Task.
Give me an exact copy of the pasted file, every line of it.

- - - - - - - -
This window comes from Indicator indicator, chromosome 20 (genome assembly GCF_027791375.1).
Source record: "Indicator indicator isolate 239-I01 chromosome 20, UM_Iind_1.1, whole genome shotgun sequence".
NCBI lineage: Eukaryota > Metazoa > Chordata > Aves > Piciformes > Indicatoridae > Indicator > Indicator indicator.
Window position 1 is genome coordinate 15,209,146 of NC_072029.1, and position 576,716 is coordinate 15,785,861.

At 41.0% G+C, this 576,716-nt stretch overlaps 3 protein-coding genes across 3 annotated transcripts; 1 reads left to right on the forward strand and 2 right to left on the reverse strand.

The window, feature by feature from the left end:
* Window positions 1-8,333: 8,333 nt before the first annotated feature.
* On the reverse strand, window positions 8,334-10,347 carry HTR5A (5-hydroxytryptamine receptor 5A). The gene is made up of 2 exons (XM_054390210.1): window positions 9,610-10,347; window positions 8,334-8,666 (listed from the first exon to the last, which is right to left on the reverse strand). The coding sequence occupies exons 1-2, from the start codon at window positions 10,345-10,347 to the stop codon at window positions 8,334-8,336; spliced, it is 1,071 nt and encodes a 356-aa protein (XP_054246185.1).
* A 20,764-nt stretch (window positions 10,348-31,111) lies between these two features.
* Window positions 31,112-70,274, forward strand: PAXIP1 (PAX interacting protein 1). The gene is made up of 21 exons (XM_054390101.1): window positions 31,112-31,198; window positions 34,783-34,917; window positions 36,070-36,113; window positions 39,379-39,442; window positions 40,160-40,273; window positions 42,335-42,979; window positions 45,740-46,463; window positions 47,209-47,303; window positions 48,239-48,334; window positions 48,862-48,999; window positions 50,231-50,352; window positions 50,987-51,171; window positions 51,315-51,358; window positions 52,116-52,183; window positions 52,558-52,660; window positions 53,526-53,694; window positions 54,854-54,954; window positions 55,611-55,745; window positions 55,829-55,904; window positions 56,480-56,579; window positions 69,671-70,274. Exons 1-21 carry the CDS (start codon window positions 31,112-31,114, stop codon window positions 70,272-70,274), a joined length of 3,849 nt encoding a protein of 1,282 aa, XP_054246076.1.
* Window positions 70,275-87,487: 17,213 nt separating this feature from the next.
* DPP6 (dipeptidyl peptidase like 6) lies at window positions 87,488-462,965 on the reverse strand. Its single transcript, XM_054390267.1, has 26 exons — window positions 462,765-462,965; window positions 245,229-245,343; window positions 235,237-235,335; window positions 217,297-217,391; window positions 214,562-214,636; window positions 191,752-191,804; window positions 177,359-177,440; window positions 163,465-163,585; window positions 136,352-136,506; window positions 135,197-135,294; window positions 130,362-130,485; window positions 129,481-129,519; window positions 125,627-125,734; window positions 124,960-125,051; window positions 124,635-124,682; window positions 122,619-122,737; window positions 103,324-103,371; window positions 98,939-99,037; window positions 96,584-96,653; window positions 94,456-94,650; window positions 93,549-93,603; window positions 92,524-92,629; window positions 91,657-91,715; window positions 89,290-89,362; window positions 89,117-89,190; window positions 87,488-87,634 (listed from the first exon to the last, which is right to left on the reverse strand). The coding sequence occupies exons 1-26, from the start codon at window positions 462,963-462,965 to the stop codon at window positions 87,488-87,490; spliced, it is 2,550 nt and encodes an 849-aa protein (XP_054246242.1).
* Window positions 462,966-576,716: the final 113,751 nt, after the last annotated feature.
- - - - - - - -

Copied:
This window comes from Indicator indicator, chromosome 20 (genome assembly GCF_027791375.1).
Source record: "Indicator indicator isolate 239-I01 chromosome 20, UM_Iind_1.1, whole genome shotgun sequence".
NCBI lineage: Eukaryota > Metazoa > Chordata > Aves > Piciformes > Indicatoridae > Indicator > Indicator indicator.
Window position 1 is genome coordinate 15,209,146 of NC_072029.1, and position 576,716 is coordinate 15,785,861.

At 41.0% G+C, this 576,716-nt stretch overlaps 3 protein-coding genes across 3 annotated transcripts; 1 reads left to right on the forward strand and 2 right to left on the reverse strand.

The window, feature by feature from the left end:
* Window positions 1-8,333: 8,333 nt before the first annotated feature.
* On the reverse strand, window positions 8,334-10,347 carry HTR5A (5-hydroxytryptamine receptor 5A). The gene is made up of 2 exons (XM_054390210.1): window positions 9,610-10,347; window positions 8,334-8,666 (listed from the first exon to the last, which is right to left on the reverse strand). The coding sequence occupies exons 1-2, from the start codon at window positions 10,345-10,347 to the stop codon at window positions 8,334-8,336; spliced, it is 1,071 nt and encodes a 356-aa protein (XP_054246185.1).
* A 20,764-nt stretch (window positions 10,348-31,111) lies between these two features.
* Window positions 31,112-70,274, forward strand: PAXIP1 (PAX interacting protein 1). The gene is made up of 21 exons (XM_054390101.1): window positions 31,112-31,198; window positions 34,783-34,917; window positions 36,070-36,113; window positions 39,379-39,442; window positions 40,160-40,273; window positions 42,335-42,979; window positions 45,740-46,463; window positions 47,209-47,303; window positions 48,239-48,334; window positions 48,862-48,999; window positions 50,231-50,352; window positions 50,987-51,171; window positions 51,315-51,358; window positions 52,116-52,183; window positions 52,558-52,660; window positions 53,526-53,694; window positions 54,854-54,954; window positions 55,611-55,745; window positions 55,829-55,904; window positions 56,480-56,579; window positions 69,671-70,274. Exons 1-21 carry the CDS (start codon window positions 31,112-31,114, stop codon window positions 70,272-70,274), a joined length of 3,849 nt encoding a protein of 1,282 aa, XP_054246076.1.
* Window positions 70,275-87,487: 17,213 nt separating this feature from the next.
* DPP6 (dipeptidyl peptidase like 6) lies at window positions 87,488-462,965 on the reverse strand. Its single transcript, XM_054390267.1, has 26 exons — window positions 462,765-462,965; window positions 245,229-245,343; window positions 235,237-235,335; window positions 217,297-217,391; window positions 214,562-214,636; window positions 191,752-191,804; window positions 177,359-177,440; window positions 163,465-163,585; window positions 136,352-136,506; window positions 135,197-135,294; window positions 130,362-130,485; window positions 129,481-129,519; window positions 125,627-125,734; window positions 124,960-125,051; window positions 124,635-124,682; window positions 122,619-122,737; window positions 103,324-103,371; window positions 98,939-99,037; window positions 96,584-96,653; window positions 94,456-94,650; window positions 93,549-93,603; window positions 92,524-92,629; window positions 91,657-91,715; window positions 89,290-89,362; window positions 89,117-89,190; window positions 87,488-87,634 (listed from the first exon to the last, which is right to left on the reverse strand). The coding sequence occupies exons 1-26, from the start codon at window positions 462,963-462,965 to the stop codon at window positions 87,488-87,490; spliced, it is 2,550 nt and encodes an 849-aa protein (XP_054246242.1).
* Window positions 462,966-576,716: the final 113,751 nt, after the last annotated feature.